Impossible Vacation is a Bildungsroman, Brewster North's narration of his own life story. One of his first memories is of his uncle Jib coming home from the war and giving him a Balinese mask: young Brewster becomes intoxicated with the idea of Bali and obsessed with the possibilities of travel or, rather, the idea of being anywhere else than he is at the moment.
Brewster grows up to the accompaniment of his mother's encroaching insanity. He escapes Vietnam by faking madness; he works in an alternative bookshop, tries to become an actor, and messes around with drugs, although his favourite drug is beer. His mother kills herself, after which the novel deals with Brewster's attempts to cling to sanity. Zen meditation fails for him when he experiences a prolonged attack of pornographic hallucinations. He becomes severely manic-
depressive, barking like a dog through the New York streets. He is about to commit himself to Bellevue (there is a nice joke about his having 'a commitment problem') but backs out when an administrator says he understands artistic types himself, because he plays the clarinet. He travels to Amsterdam, India and Ladakh, and sniffs out the Bhagwan Shree Rajneesh when he hears that there's lots of sex involved. Brewster is keen on sex - well, 'Tantric' sex: he even has a go at being a porn movie actor.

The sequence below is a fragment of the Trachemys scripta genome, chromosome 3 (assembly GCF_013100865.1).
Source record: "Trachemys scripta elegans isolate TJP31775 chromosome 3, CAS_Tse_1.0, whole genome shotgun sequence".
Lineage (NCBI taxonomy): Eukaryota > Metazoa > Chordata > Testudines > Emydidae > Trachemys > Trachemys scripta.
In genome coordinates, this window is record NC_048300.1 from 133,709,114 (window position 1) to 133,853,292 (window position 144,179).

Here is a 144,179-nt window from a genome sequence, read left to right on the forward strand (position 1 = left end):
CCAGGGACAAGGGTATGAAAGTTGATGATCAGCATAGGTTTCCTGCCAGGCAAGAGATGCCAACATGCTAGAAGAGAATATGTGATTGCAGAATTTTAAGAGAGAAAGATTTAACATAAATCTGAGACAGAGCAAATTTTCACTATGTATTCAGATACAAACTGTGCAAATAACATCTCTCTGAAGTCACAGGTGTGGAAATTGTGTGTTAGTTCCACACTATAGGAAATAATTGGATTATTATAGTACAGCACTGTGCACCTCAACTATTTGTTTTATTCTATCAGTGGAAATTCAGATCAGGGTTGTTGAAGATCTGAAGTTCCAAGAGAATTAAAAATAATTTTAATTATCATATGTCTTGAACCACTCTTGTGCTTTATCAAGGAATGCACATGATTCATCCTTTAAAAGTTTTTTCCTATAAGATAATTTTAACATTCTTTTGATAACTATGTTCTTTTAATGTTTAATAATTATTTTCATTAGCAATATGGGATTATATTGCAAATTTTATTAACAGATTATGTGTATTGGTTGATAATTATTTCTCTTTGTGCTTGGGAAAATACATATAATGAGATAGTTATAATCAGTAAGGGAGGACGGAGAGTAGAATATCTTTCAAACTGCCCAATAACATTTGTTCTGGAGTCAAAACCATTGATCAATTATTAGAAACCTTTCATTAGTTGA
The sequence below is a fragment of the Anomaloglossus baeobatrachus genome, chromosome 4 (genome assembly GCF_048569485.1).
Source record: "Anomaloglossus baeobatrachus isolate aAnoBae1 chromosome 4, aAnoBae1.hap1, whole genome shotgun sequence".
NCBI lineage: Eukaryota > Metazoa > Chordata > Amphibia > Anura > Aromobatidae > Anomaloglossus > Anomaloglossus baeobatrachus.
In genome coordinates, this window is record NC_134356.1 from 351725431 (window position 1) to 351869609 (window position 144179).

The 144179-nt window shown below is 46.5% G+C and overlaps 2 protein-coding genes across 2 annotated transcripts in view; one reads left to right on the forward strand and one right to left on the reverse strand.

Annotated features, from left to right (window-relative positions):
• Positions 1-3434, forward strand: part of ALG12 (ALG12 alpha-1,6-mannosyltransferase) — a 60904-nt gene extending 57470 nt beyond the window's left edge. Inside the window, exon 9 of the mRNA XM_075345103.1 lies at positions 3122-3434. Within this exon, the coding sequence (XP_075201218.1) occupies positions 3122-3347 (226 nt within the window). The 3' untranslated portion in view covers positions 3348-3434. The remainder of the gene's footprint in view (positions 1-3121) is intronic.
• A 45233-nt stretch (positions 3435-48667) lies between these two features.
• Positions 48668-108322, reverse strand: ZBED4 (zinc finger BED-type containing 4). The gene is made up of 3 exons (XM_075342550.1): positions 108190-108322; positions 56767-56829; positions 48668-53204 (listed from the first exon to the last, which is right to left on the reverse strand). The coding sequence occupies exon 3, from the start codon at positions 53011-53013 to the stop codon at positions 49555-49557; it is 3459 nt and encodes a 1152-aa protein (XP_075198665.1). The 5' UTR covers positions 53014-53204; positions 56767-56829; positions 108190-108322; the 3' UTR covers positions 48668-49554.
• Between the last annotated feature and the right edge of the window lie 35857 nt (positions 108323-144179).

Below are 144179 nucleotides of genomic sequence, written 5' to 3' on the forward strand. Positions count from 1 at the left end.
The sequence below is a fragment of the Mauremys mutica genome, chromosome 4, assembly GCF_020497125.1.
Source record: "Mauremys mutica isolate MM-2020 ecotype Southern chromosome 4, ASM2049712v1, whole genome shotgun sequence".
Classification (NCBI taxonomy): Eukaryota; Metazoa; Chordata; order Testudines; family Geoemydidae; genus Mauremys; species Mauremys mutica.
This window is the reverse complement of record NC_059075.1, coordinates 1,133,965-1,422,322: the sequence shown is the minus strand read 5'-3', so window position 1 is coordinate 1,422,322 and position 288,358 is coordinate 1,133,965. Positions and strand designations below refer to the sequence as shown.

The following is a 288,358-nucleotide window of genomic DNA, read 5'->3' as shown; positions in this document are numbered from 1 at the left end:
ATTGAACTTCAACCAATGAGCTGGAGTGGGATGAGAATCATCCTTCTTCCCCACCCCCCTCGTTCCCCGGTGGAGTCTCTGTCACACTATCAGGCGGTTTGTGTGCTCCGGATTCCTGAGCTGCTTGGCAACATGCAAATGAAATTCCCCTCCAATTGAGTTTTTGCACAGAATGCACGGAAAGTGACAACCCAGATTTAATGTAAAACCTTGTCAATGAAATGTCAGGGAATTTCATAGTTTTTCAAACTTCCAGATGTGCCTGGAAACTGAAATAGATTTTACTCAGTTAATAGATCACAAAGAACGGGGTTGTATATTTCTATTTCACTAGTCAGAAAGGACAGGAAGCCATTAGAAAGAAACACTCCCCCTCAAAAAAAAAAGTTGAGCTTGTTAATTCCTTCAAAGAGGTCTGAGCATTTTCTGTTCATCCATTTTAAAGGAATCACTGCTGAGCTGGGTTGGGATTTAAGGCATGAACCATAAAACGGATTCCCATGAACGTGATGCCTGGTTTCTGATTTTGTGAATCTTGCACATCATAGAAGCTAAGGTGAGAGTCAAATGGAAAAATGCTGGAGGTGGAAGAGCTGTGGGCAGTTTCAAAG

Gray became famous as a monologist with Swimming to Cambodia, an account of his experiences as an actor in The Killing Fields, and it's this talent for going on and on and keeping people interested that makes his novel worth reading. But monologues do go on; the insane speak in monologues, which is probably why Gray chose the form in the first place. The novel is episodic, linear but unstructured: it works because of the narrative style, unemphatic, quizzical and persistent, a simple play of consciousness over events. If it sounds like anything at all it sounds like a particularly long and successful session with a therapist. The narration is always sane, but never more so than when dealing with the narrator's insanity.
North's salvation comes when he puts on a personal deconstruction of The Seagull, 'a rambling hodgepodge of mixed emotion, straightforward acting, and a lot of direct autobiographical address'. It certainly puts Gray's nervy, memorable performances, the way in which he is always difficult to pin down, into some kind of context: 'I kept seeing myself as this man I made up.'